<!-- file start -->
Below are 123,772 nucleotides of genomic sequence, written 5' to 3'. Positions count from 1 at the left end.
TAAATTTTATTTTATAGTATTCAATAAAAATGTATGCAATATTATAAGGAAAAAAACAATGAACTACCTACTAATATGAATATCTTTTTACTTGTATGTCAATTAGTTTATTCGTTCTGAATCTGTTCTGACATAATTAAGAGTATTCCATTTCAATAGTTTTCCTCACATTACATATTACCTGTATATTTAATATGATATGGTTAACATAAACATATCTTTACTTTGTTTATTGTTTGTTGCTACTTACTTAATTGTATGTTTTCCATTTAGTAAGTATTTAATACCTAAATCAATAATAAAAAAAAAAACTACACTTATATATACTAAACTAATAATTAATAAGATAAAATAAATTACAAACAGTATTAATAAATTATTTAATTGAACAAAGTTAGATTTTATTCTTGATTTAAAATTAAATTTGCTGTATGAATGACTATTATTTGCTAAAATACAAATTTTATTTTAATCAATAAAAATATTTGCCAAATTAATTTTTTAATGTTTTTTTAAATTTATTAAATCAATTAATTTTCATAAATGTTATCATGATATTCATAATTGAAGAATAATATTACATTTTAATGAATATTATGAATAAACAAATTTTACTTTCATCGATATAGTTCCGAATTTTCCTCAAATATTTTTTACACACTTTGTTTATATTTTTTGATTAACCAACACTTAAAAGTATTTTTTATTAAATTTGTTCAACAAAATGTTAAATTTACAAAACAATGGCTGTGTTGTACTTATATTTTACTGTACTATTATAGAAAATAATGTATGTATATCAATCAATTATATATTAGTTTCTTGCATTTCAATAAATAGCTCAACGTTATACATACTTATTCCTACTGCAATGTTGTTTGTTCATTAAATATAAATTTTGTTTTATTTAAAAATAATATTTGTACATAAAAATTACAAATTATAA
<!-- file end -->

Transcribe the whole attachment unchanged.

Below are 123,772 nucleotides of genomic sequence, written 5' to 3'. Positions count from 1 at the left end.
TAAATTTTATTTTATAGTATTCAATAAAAATGTATGCAATATTATAAGGAAAAAAACAATGAACTACCTACTAATATGAATATCTTTTTACTTGTATGTCAATTAGTTTATTCGTTCTGAATCTGTTCTGACATAATTAAGAGTATTCCATTTCAATAGTTTTCCTCACATTACATATTACCTGTATATTTAATATGATATGGTTAACATAAACATATCTTTACTTTGTTTATTGTTTGTTGCTACTTACTTAATTGTATGTTTTCCATTTAGTAAGTATTTAATACCTAAATCAATAATAAAAAAAAAAACTACACTTATATATACTAAACTAATAATTAATAAGATAAAATAAATTACAAACAGTATTAATAAATTATTTAATTGAACAAAGTTAGATTTTATTCTTGATTTAAAATTAAATTTGCTGTATGAATGACTATTATTTGCTAAAATACAAATTTTATTTTAATCAATAAAAATATTTGCCAAATTAATTTTTTAATGTTTTTTTAAATTTATTAAATCAATTAATTTTCATAAATGTTATCATGATATTCATAATTGAAGAATAATATTACATTTTAATGAATATTATGAATAAACAAATTTTACTTTCATCGATATAGTTCCGAATTTTCCTCAAATATTTTTTACACACTTTGTTTATATTTTTTGATTAACCAACACTTAAAAGTATTTTTTATTAAATTTGTTCAACAAAATGTTAAATTTACAAAACAATGGCTGTGTTGTACTTATATTTTACTGTACTATTATAGAAAATAATGTATGTATATCAATCAATTATATATTAGTTTCTTGCATTTCAATAAATAGCTCAACGTTATACATACTTATTCCTACTGCAATGTTGTTTGTTCATTAAATATAAATTTTGTTTTATTTAAAAATAATATTTGTACATAAAAATTACAAATTATAA